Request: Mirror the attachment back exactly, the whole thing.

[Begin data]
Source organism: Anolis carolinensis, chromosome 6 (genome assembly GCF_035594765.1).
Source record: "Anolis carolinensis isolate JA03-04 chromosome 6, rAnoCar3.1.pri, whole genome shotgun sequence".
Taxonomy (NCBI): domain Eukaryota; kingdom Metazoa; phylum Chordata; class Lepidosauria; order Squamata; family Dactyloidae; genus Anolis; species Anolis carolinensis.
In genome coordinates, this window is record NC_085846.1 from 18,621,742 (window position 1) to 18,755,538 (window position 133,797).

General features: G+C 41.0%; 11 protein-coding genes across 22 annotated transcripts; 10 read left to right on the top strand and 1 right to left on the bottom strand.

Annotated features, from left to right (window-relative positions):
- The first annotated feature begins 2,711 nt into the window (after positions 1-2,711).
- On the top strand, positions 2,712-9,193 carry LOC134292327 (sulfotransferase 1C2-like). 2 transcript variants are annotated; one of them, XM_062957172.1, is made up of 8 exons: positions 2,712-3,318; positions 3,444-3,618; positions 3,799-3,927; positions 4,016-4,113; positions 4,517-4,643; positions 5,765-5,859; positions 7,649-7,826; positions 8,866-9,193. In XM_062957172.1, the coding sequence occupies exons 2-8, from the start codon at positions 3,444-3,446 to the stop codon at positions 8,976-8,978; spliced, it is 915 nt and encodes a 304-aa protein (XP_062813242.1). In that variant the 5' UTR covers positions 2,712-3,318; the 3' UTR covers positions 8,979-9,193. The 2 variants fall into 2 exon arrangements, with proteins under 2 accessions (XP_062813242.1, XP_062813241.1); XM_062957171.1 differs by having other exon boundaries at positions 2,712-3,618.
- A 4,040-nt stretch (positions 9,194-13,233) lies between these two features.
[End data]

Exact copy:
Source organism: Anolis carolinensis, chromosome 6 (genome assembly GCF_035594765.1).
Source record: "Anolis carolinensis isolate JA03-04 chromosome 6, rAnoCar3.1.pri, whole genome shotgun sequence".
Taxonomy (NCBI): domain Eukaryota; kingdom Metazoa; phylum Chordata; class Lepidosauria; order Squamata; family Dactyloidae; genus Anolis; species Anolis carolinensis.
In genome coordinates, this window is record NC_085846.1 from 18,621,742 (window position 1) to 18,755,538 (window position 133,797).

General features: G+C 41.0%; 11 protein-coding genes across 22 annotated transcripts; 10 read left to right on the top strand and 1 right to left on the bottom strand.

Annotated features, from left to right (window-relative positions):
- The first annotated feature begins 2,711 nt into the window (after positions 1-2,711).
- On the top strand, positions 2,712-9,193 carry LOC134292327 (sulfotransferase 1C2-like). 2 transcript variants are annotated; one of them, XM_062957172.1, is made up of 8 exons: positions 2,712-3,318; positions 3,444-3,618; positions 3,799-3,927; positions 4,016-4,113; positions 4,517-4,643; positions 5,765-5,859; positions 7,649-7,826; positions 8,866-9,193. In XM_062957172.1, the coding sequence occupies exons 2-8, from the start codon at positions 3,444-3,446 to the stop codon at positions 8,976-8,978; spliced, it is 915 nt and encodes a 304-aa protein (XP_062813242.1). In that variant the 5' UTR covers positions 2,712-3,318; the 3' UTR covers positions 8,979-9,193. The 2 variants fall into 2 exon arrangements, with proteins under 2 accessions (XP_062813242.1, XP_062813241.1); XM_062957171.1 differs by having other exon boundaries at positions 2,712-3,618.
- A 4,040-nt stretch (positions 9,194-13,233) lies between these two features.